Unfortunately, they are. All of them. They are loyal to the last bullet Fideszniks. Otherwise they would have been fired long time ago.

  8. “They are loyal…”

    ‘Loyalty’ is not a word that should be used in gangsterism. Rather, it is ‘fear and trembling’
    at being left off the generous payouts–in other words, ‘greed’, and the fear of losing once place in the feeding line.

  9. Somehow, this reminds me of what Ruth Wodak in a very recent book has called the “perpetuum mobile of right-wing populism”. As we see it in Austria all the time: somebody connected to the right-wing populists says something simply unacceptable about minorities, migrants, gays, etc. and provokes a debate in the press – any publicity is good publicity. Then, the party “distances itself” and “apologises” in a lame and half-hearted way, sending between the lines a message which the loyal hardliners will understand: OK, they are compelled to say that, but in their hearts, we know, they are with us and agree that all Muslims/Jews/immigrants/gays etc. should be exterminated. Whatever the media do will work to the benefit of the populists.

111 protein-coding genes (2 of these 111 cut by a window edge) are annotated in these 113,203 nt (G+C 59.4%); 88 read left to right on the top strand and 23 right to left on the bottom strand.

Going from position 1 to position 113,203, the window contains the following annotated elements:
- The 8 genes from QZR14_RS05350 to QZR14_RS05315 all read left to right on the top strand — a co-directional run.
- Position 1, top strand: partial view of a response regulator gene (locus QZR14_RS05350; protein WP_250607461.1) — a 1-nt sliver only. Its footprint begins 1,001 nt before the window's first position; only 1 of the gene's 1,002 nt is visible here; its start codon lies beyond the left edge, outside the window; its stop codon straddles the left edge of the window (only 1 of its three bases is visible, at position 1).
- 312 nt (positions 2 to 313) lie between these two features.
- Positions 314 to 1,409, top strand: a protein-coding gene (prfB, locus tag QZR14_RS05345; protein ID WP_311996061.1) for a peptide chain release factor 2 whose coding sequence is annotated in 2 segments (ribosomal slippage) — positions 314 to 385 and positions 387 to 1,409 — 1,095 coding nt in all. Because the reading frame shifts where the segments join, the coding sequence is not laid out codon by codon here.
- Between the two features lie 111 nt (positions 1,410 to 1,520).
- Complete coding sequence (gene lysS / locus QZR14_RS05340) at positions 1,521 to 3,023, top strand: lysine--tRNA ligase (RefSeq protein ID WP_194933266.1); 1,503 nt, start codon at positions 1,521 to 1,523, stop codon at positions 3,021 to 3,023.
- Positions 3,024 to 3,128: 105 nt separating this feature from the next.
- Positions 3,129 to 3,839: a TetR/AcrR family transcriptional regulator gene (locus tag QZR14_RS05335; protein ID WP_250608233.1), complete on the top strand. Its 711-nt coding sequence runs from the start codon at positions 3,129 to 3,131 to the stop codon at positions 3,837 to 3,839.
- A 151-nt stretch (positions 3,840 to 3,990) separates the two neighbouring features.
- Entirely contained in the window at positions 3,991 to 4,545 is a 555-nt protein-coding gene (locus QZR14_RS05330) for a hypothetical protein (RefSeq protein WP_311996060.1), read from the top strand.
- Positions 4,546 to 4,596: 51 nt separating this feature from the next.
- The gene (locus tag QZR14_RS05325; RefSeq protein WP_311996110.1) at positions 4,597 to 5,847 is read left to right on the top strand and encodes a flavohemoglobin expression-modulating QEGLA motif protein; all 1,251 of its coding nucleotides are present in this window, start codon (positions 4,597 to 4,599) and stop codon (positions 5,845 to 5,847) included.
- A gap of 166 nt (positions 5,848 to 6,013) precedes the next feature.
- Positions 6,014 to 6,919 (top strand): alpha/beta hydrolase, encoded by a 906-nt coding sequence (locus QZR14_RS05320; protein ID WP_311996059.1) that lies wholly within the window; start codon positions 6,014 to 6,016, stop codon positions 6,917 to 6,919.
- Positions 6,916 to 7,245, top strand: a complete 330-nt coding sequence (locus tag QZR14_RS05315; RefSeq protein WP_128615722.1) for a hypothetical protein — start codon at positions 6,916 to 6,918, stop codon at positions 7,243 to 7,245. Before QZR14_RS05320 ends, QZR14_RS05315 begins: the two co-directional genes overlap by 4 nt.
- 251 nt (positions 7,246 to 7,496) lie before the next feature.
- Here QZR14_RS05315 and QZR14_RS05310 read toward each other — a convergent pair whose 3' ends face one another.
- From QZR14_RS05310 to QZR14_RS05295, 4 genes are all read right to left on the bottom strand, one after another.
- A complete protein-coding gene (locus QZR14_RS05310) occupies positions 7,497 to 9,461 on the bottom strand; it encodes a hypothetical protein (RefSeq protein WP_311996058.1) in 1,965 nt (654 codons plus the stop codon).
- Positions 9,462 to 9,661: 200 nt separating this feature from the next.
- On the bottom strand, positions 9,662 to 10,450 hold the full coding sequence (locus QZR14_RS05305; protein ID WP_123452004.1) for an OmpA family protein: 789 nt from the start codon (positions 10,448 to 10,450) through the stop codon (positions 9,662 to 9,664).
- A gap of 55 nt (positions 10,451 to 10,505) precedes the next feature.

In this case, Orbán has nothing to lose. The most loyal idiots, those who would be willing to support Kerényi’s idea, will remain on board anyway, no matter how harshly Orbán has told off Kerényi. And those who are somewhat less stupid can comfort themselves: whatever we think of Orbán, at least he is not THAT stupid. Above all, everybody will understand that Orbán has shown Kerényi his place. The Godfather has spoken and shown that he is still wielding the power and it is worth while to stay with him.

  10. Meanwhile at the state-owned Duna Television lunatic Nazi, Jobbik-related ‘intellectuals’ supply programs.

    Fidesz, of course and despite what it says abroad, has a wide range of ‘goodwill operations’ towards Jobbik sympathizers/Jobbik politicians (the holdudvar, the halo), of which this is only one.

    Fidesz and Jobbik work together just fine in dozens of local municipalities all around Hungary and since these municipalities have not much power left the decisions invariably concern setting up statutes for important issues like Trianon, dead Hungarian soldiers, politicians from the 1930’s etc.

  11. I think it’s important to point out that the internet has been mercilessly mocking Kerényi’s letter as well as the very idea of this publication all week. It’s been pretty relentless and the whole thing has been a blow to Fidesz’s image and I think they’ve felt it.

    In fact, I think the segment on M1’s Híradó that I linked to yesterday was their reaction to the whole thing – a news story claiming that the whole Hungarian-language internet has been making fun of the foibles of the democratic opposition, when in fact the real truth is something different.